Dan: “Learning, from what I have experienced, comes in chunks. This is why putting in time is so crucial, because you never know when the next big learning bump will occur. Sometimes days will pass where it seems like nothing is being achieved then that will be followed by a period of great momentum. In the big picture it may be possible to see that learning evens out over time, but when you are in the thick of it the biggest moves always come in bursts.”

Have you had periods where you’ve gone backwards in your progress? How do you handle that emotionally?
Dan: “Every time you stretch out your neck to improve the first step is in reverse. I have yet to make a large change in my swing and immediately see a positive outcome. Rather, when you are in transition, it at first creates errors which are then followed by a slow improvement in consistency and eventually the new move is grooved and the positive results are reaped. Emotionally, you have to allow for building periods where you know that you will be moving in reverse for a while before you get back to your level and break through to the next.”

Gary: “Learning to cope with failure and to channel into improved performance is an art that any human being ought to develop, no matter what they are learning. Some of that is about setting proper goals, and appreciating progress.”

Both music and golf have “rules” or foundational elements that need to be learned. How do our brains wire themselves to follow these principles?
Gary: “Music is a special case in that there is a lot of formal knowledge (about music theory) that can be taught, both demand a lot of unconscious knowledge, too. I’m not a golfer, but I wonder whether there are (aside from the formal rules of the game) mathematical principles in golf that are analogous to the principles of harmony and voice leading. Then again, lots of people make beautiful music without any formal understanding of those rules. (And as in any creative endeavor, the best artists have a good sense of when it is effective to break the rules.)”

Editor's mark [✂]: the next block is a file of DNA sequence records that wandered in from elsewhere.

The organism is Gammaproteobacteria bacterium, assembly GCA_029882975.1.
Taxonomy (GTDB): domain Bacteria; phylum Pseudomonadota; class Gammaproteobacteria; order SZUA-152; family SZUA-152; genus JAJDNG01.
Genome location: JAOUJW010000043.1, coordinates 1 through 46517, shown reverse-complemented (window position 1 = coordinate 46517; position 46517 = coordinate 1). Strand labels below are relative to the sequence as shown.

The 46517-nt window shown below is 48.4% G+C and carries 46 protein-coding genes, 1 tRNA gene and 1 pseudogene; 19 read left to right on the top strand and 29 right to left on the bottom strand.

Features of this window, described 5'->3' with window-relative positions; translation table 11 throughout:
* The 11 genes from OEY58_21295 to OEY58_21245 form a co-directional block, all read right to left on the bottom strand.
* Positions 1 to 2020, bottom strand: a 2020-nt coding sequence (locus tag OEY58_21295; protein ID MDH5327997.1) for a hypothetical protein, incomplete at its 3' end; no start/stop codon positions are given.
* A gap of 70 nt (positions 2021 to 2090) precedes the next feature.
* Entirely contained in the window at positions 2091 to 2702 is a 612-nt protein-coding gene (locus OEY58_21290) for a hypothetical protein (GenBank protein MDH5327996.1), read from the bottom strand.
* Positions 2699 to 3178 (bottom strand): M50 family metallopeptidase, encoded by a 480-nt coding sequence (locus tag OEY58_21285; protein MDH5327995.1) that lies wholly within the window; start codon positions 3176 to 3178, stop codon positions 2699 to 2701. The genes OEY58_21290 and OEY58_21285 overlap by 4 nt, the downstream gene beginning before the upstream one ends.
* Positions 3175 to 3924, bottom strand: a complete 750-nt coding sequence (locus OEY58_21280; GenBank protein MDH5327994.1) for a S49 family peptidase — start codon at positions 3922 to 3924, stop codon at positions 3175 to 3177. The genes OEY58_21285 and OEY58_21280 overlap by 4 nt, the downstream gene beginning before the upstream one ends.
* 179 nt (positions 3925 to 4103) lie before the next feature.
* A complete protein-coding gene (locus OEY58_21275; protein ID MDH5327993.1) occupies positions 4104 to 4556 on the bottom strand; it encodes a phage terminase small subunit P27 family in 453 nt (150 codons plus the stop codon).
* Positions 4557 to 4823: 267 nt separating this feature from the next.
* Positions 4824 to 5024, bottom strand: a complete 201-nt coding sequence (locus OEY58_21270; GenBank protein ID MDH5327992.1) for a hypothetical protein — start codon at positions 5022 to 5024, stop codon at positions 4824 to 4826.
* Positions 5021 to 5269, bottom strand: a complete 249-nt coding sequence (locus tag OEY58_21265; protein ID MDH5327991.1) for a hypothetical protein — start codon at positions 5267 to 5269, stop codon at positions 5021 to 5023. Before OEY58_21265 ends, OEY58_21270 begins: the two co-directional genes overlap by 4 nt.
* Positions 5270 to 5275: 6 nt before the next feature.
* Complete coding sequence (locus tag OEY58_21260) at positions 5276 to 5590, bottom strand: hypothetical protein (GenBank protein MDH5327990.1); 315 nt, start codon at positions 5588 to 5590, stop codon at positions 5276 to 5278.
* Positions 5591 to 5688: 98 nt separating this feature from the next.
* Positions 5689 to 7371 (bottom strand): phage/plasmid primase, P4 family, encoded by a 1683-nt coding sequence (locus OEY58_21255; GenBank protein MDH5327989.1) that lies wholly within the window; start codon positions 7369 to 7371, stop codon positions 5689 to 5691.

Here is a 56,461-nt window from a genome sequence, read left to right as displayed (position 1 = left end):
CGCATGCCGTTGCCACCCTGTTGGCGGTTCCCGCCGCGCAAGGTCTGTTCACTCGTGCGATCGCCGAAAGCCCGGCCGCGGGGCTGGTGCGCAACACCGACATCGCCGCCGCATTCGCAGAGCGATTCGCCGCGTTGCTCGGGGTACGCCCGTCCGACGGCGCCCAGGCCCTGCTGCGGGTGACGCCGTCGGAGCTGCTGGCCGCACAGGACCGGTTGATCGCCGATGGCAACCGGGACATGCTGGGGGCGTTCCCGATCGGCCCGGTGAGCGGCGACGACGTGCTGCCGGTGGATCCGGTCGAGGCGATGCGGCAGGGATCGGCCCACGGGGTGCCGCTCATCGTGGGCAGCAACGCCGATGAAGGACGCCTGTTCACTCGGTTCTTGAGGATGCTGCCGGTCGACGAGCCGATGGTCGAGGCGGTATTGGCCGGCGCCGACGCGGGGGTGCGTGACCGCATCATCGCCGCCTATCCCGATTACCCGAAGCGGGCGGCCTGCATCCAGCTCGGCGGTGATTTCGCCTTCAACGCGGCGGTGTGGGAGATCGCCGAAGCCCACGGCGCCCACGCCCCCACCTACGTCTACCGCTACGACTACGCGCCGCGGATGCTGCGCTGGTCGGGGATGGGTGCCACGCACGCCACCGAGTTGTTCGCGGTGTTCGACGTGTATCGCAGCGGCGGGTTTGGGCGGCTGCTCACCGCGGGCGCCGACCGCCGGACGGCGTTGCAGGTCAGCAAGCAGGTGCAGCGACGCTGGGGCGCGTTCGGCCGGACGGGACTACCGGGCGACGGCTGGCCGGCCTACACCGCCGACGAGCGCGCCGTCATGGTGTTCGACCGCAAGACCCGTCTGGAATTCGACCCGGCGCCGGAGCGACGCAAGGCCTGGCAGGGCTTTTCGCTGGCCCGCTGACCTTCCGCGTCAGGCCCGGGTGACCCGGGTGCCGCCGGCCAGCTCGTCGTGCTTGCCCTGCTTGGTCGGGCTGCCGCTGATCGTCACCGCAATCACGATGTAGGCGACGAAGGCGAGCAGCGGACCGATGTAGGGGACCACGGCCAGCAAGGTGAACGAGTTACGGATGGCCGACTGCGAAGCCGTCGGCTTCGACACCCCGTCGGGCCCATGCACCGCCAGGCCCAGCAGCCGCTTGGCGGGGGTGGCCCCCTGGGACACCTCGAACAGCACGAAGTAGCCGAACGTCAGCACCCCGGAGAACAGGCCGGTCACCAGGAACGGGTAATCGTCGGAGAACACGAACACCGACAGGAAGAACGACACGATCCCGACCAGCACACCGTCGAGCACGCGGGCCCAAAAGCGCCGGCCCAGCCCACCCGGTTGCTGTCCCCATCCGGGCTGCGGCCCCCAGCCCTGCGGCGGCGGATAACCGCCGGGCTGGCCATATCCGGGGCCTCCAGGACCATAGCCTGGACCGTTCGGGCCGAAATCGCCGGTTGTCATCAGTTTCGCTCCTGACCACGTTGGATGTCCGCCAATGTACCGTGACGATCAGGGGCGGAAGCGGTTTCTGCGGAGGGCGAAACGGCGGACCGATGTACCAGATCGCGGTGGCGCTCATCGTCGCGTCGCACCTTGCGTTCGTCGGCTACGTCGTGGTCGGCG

In Guitar Zero, you explain that learning a new skill is often spread across multiple areas of the brain. Yet sometimes we hear that specific brain regions are responsible for specific tasks. Can you help us understand the difference?
Gary: “I think of the brain as being made up of many subcomponents, whereas I think of most things that we know as depending on choosing that right combination of those components for a particular job. Individual bits of brain tissue often do pretty precise things, but do those same things in the service of many different computations. So-called “muscle memory” is really in the brain, distributed across areas such as somatosensory cortex and the basal ganglia; you don’t learn anything unless you’ve rewired the brain.”

Can there be a transference of guitar skill to a related task like playing a violin?
Gary: “For sure, though I am told that the bow is a whole other dimension. But lots of things about rhythm and pitch and motion and perception transfer reasonably well. Look at people like Prince, Stevie Wonder, Paul McCartney, etc who play loads of instruments well.”

Do you think a person’s genes play a role in being a talented performer? Are some people just “born with it”?
Dan: “If your genetics are somewhere in the norm of the bell curve I do not think that genes play a role in being a great golfer. There are certain limiting factors such as bone structure limiting range of motion or fused joints, but outside of the extremes we are all capable of being great at this sport. If there was a genetic advantage then there would be a prototype golfer and from what I see golf champions come in all shapes and sizes.”

Gary: You have to have the genes to be Jimi Hendrix, but all you have to do to enjoy yourself is to be sufficiently dedicated, and to allow yourself to enjoy the journey, rather than fixating on the destination.

Gary and Dan, thanks so much for your time and we hope to see you on stage and on the leaderboard!